The issue of electoral reforms has once again come to the fore in the wake of Gilgit-Baltistan vote and approaching AJK and Senate elections. In a recent presser, PM Imran Khan announced some electoral reforms which he and his party intend to bring in parliament and asked opposition parties for support to protect the integrity of future elections.
The reforms announced seem reasonable theoretically, but there are issues regarding their implementation. The introduction of Electronic Voting Machines (EVMs) and extending the voting facility to overseas Pakistanis are contentious issues that demand a thorough debate in parliament.
The stated purpose of introducing EVMs is to bring transparency and make the election process less cumbersome. But EVM experiences worldwide tell another story. Most developed nations have discarded electronic voting and reverted to a paper-based voting system. In 2009, the German constitutional court discarded electronic voting saying it does not ensure public scrutiny and transparency. Despite being a technologically developed nation, Germany could not allay fears and concerns regarding e-voting. Similarly, the US, France, and the UK use a paper-based voting system to ensure the transparency.
India is the only major democracy that uses an e-voting system, but there have been many concerns regarding it. Its Supreme Court ordered attaching the Voter Verified Paper Audit Trail (VVPAT) machines for a paper trail of the votes cast. It also ordered that the counting of EVMs should be corroborated with the paper trail to protect the integrity of the electoral process. But this order defeated the purpose of using EVMs because it made the counting process more cumbersome, and the introduction of VVPATs also increased the election expenditure and defeated the purpose of paper-less elections by introducing a paper trail of electronic votes.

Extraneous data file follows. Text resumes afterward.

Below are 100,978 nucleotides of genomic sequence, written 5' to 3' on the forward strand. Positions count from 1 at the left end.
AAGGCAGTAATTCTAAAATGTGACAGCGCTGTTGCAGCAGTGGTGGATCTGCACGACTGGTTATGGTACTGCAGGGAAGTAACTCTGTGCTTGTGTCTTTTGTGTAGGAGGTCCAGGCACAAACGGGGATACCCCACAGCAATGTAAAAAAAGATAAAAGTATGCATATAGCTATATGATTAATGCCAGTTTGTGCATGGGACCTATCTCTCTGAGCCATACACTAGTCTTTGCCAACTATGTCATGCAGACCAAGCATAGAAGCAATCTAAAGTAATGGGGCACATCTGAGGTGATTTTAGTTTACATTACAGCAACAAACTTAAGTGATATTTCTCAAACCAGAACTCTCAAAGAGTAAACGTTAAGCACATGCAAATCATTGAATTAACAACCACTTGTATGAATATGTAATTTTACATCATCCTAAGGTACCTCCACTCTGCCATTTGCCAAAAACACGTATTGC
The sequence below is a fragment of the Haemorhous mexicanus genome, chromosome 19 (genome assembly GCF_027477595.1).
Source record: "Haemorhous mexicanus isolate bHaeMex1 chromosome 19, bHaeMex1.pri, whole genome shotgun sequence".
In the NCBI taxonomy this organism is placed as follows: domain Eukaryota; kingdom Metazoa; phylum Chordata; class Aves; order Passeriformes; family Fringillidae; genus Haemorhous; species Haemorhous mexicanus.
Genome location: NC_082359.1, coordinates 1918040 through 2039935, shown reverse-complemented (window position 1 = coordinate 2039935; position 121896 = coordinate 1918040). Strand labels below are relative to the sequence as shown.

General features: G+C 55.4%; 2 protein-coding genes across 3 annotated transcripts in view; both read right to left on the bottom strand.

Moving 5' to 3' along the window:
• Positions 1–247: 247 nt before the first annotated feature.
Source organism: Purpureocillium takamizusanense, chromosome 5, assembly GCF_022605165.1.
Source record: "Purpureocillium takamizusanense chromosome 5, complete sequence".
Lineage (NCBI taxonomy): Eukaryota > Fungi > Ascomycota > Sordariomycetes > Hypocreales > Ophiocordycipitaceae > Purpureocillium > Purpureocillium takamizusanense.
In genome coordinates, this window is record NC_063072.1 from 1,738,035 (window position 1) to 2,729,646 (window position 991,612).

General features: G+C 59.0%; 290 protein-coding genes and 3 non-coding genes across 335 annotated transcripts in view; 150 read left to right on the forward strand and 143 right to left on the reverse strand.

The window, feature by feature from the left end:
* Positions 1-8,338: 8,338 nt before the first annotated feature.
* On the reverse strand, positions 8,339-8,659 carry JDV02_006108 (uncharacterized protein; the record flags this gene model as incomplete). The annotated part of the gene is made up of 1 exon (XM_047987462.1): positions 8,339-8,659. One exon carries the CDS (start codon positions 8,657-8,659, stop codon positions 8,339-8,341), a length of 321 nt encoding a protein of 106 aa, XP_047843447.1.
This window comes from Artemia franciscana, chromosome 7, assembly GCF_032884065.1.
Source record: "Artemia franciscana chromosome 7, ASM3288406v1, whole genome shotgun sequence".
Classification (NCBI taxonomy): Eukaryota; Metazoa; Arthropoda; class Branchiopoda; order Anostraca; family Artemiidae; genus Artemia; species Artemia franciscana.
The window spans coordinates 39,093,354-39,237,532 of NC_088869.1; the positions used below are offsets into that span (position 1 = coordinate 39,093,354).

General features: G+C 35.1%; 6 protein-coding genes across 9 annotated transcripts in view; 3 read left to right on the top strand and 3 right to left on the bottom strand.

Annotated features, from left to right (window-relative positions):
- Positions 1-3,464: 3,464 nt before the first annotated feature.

Practices worldwide show that the paper-based voting system is the best. The loopholes in the existing system should be plugged after a detailed debate in parliament. And given the low literacy rate and lack of awareness, e-voting would be a non-starter.
Secondly, the issue of extending voting facilities to overseas Pakistanis is debatable. The Constitution guarantees the voting right to expats, but there are problems in its implementation. Designing an effective voting system for Pakistanis living abroad is an uphill task. The network-based voting system could not ensure the integrity and security of voters’ data, and mail vote could not guarantee the voters’ true identity. In the absence of a fool-proof system of distant voting, extending the voting facility to overseas Pakistanis would create more problems.
This does not mean that the voting right should not be extended to expats. Just that before undertaking such an exercise, best practices around the world must be thoroughly studied. All countries have certain restrictions on overseas citizens to be eligible to vote. India, for example, requires non-resident to be physically present in the country to vote. The UK gives the voting right to its overseas citizens till 15 years of leaving the country. France has constituencies reserved in its parliament for overseas citizens, so that they have adequate representation. Therefore, to have a successful voting system for Pakistanis living abroad, there should be a well-crafted plan before practically implementing this decision; otherwise the integrity of future elections will be severely compromised.
It’s time all stakeholders reach a consensus in parliament and produce meaningful reforms after a healthy debate. Parliamentary democracy is deliberative in nature, and without consensus-building, any reforms are bound to fail.
Published in The Express Tribune, December 6th, 2020.
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